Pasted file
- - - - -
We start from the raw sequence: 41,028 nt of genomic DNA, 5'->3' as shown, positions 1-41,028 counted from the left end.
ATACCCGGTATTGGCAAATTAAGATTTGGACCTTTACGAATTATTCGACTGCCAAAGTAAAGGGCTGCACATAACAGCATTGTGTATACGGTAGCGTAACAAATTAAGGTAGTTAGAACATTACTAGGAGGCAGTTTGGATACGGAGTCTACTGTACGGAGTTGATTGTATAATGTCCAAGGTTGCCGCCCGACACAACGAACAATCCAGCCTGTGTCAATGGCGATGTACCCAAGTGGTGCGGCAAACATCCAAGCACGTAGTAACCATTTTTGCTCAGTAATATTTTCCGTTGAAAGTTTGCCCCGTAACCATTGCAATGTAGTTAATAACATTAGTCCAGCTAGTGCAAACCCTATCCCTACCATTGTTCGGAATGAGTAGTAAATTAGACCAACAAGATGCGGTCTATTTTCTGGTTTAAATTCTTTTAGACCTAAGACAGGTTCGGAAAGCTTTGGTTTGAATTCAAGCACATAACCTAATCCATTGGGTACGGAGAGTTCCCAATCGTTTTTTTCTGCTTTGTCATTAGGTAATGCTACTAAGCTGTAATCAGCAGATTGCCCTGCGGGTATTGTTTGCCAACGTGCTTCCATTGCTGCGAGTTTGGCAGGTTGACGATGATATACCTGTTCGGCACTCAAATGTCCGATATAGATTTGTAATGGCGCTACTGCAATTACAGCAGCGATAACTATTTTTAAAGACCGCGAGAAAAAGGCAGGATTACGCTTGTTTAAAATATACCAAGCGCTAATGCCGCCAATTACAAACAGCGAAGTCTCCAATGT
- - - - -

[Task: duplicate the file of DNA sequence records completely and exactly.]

We start from the raw sequence: 41,028 nt of genomic DNA, 5'->3' as shown, positions 1-41,028 counted from the left end.
ATACCCGGTATTGGCAAATTAAGATTTGGACCTTTACGAATTATTCGACTGCCAAAGTAAAGGGCTGCACATAACAGCATTGTGTATACGGTAGCGTAACAAATTAAGGTAGTTAGAACATTACTAGGAGGCAGTTTGGATACGGAGTCTACTGTACGGAGTTGATTGTATAATGTCCAAGGTTGCCGCCCGACACAACGAACAATCCAGCCTGTGTCAATGGCGATGTACCCAAGTGGTGCGGCAAACATCCAAGCACGTAGTAACCATTTTTGCTCAGTAATATTTTCCGTTGAAAGTTTGCCCCGTAACCATTGCAATGTAGTTAATAACATTAGTCCAGCTAGTGCAAACCCTATCCCTACCATTGTTCGGAATGAGTAGTAAATTAGACCAACAAGATGCGGTCTATTTTCTGGTTTAAATTCTTTTAGACCTAAGACAGGTTCGGAAAGCTTTGGTTTGAATTCAAGCACATAACCTAATCCATTGGGTACGGAGAGTTCCCAATCGTTTTTTTCTGCTTTGTCATTAGGTAATGCTACTAAGCTGTAATCAGCAGATTGCCCTGCGGGTATTGTTTGCCAACGTGCTTCCATTGCTGCGAGTTTGGCAGGTTGACGATGATATACCTGTTCGGCACTCAAATGTCCGATATAGATTTGTAATGGCGCTACTGCAATTACAGCAGCGATAACTATTTTTAAAGACCGCGAGAAAAAGGCAGGATTACGCTTGTTTAAAATATACCAAGCGCTAATGCCGCCAATTACAAACAGCGAAGTCTCCAATGT